The deadly coronavirus pandemic has, appropriately, captured much of the public’s attention. But we should not forget other long-standing pandemics, such as those caused by opioids, alcoholic beverages, cigarettes, and salt.
Salt? Diets heavy in salt can raise blood pressure and increase the risk of non-fatal and fatal heart attacks and strokes. And the magnitude of that harm puts salt among the major killers in the United States and many other countries.
Americans consume an average of 1.5 teaspoons of salt a day, which translates into 3,400 milligrams (mg) of sodium That’s 50% more than the government’s recommended 2,300 mg for the general public and more than twice the 1,500 mg recommended for all adults by the more-precautionary American Heart Association. Consuming too much sodium causes as many as 100,000 deaths each year in the U.S. and $20 billion in health-care costs. The Global Burden of Disease study estimates that high sodium intake causes between 1 million and 5 million deaths per year globally.
Those enormous costs have for decades spurred health experts to call for lower-salt foods and diets. The Dietary Guidelines for Americans, the government’s basic nutrition recommendations, has urged people to consume less salt since its first edition in 1980. But polite admonitions go only so far: salt consumption has not budged over at least the last 30 years.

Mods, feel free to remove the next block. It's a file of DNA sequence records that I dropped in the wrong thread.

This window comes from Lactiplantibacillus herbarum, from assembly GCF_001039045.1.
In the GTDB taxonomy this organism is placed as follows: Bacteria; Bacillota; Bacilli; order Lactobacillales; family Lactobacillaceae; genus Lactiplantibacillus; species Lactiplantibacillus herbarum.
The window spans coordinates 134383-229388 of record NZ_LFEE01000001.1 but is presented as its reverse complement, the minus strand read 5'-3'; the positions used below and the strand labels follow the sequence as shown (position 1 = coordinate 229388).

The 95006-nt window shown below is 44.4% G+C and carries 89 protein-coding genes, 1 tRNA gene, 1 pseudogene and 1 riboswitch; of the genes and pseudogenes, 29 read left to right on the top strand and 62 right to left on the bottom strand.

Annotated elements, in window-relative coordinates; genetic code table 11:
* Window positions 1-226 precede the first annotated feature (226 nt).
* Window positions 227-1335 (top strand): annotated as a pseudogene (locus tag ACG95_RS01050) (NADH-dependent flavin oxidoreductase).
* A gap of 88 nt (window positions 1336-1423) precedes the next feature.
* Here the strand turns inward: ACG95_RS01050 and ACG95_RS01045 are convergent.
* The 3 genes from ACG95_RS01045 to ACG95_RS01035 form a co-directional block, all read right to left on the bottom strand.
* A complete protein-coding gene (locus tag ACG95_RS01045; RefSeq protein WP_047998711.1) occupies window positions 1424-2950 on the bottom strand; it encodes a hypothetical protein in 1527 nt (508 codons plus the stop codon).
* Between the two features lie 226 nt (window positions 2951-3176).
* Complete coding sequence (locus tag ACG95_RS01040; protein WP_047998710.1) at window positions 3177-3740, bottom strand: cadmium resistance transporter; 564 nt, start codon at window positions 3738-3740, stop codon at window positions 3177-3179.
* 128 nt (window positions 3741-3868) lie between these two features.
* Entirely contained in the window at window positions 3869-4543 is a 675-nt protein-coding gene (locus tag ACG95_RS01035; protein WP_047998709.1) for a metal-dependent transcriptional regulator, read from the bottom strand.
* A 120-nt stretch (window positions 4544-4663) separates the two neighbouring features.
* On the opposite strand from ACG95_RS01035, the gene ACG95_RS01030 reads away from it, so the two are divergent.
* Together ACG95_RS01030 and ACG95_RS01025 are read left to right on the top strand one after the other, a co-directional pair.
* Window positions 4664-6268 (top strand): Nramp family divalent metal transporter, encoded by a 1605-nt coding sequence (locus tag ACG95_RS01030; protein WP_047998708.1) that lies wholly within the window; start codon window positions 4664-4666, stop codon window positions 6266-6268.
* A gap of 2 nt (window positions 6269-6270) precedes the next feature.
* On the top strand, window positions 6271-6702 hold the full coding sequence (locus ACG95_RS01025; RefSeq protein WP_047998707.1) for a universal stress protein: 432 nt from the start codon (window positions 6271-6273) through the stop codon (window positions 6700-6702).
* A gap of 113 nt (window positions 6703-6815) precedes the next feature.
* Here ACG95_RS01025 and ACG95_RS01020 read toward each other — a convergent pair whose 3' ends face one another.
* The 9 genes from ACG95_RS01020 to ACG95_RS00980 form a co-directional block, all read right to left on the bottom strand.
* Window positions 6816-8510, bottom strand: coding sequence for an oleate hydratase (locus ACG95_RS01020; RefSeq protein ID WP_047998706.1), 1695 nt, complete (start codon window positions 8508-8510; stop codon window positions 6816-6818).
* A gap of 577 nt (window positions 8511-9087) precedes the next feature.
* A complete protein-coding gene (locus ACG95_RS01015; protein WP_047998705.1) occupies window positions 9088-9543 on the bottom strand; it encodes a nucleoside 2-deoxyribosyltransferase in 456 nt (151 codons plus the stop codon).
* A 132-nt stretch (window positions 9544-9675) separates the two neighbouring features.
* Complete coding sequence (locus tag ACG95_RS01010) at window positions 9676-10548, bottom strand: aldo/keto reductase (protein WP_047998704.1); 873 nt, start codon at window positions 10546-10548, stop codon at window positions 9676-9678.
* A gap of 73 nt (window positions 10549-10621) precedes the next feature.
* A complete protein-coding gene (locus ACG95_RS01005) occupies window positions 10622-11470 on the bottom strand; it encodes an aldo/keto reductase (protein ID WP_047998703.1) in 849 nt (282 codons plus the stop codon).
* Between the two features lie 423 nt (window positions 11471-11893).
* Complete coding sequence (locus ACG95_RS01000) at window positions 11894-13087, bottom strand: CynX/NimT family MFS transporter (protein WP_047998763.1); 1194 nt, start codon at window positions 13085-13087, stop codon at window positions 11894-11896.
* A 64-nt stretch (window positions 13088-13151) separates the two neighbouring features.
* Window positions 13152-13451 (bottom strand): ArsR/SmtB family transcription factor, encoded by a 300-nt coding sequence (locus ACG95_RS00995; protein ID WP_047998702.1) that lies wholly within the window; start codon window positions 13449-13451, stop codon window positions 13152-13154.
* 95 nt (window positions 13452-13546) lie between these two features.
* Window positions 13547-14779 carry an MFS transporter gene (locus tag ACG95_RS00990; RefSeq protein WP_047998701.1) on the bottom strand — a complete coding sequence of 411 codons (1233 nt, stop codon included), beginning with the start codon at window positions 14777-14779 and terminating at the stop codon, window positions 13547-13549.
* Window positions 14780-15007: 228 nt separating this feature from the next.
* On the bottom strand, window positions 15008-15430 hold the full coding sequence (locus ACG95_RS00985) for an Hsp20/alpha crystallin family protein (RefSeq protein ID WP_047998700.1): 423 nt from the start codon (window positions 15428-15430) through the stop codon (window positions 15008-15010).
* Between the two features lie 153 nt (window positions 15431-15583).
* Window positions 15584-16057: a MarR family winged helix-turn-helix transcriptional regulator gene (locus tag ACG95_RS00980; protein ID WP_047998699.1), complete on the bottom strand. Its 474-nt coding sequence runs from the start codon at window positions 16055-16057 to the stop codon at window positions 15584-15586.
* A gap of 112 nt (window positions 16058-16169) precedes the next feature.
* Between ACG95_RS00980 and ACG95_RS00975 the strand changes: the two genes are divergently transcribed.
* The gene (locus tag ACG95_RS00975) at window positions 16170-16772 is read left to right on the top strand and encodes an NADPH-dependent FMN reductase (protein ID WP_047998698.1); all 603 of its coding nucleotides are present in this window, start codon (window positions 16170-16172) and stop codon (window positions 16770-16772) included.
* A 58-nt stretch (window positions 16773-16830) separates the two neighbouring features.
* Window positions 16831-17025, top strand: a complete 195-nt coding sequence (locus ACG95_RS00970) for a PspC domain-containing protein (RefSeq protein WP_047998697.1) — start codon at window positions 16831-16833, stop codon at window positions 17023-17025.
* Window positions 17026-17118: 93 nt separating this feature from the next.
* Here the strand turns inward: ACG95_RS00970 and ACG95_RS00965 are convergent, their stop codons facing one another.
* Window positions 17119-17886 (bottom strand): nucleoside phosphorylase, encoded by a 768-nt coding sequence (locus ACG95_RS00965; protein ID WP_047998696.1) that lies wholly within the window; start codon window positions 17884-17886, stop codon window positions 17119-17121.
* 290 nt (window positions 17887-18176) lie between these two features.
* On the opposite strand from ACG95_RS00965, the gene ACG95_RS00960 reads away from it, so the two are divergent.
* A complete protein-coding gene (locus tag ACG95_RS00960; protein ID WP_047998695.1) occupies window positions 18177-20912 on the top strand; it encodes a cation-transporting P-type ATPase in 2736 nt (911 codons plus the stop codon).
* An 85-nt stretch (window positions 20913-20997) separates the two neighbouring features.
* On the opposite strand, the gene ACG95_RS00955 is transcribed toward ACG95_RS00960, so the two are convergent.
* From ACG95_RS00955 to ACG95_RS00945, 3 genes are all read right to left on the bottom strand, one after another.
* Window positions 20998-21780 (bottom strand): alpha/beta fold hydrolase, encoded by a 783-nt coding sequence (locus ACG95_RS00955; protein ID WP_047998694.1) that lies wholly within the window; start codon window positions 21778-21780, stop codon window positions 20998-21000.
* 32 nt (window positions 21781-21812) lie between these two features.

Almost 75% of the sodium we consume comes from the salt and other ingredients that companies add to packaged and restaurant foods. Less than 15% comes from the salt that people add when cooking or at the table. That is why public health officials typically focus on getting companies to cut the salt, rather than on persuading several hundred million people to do that.
But food manufacturers and their trade associations have resisted change out of fear that consumers would reject lower-salt products and because testing and reformulating lower-sodium versions of thousands of products would be expensive.
Those fears are unfounded.
Beginning in 2006, the United Kingdom waged a campaign to lower sodium consumption. The program was voluntary so as to side-step expected industry opposition to legal limits. But thanks to high-profile creative ads directed at consumers and strong, persistent pressure on companies, consumption had declined by 10% to 15% by 2011. But then a change in government halted the progress, well shy of the goal of reducing sodium consumption by 33%.
Other countries have adopted different strategies. Turkey and Belgium, for instance, set legal limits on sodium in bread, a major source of sodium. Chile required prominent warning notices on food labels, spurring many companies to reduce sodium significantly. The percentage of “high in sodium” savory spreads, cheeses, ready-to-eat meals, soups, and sausages dropped by two-thirds.
In the late 1970s, my organization, the Center for Science in the Public Interest, began urging the U.S. Food and Drug Administration to limit sodium in packaged foods. The agency declined to do so, but in 1981 Commissioner Arthur Hull Hayes told a congressional committee, “I have made it abundantly clear [to industry executives] that if sufficient positive action is not forthcoming [voluntarily], I would feel compelled to pursue a mandatory solution.” No industry action came forth, intakes did not change, and FDA did not pursue meaningful solutions.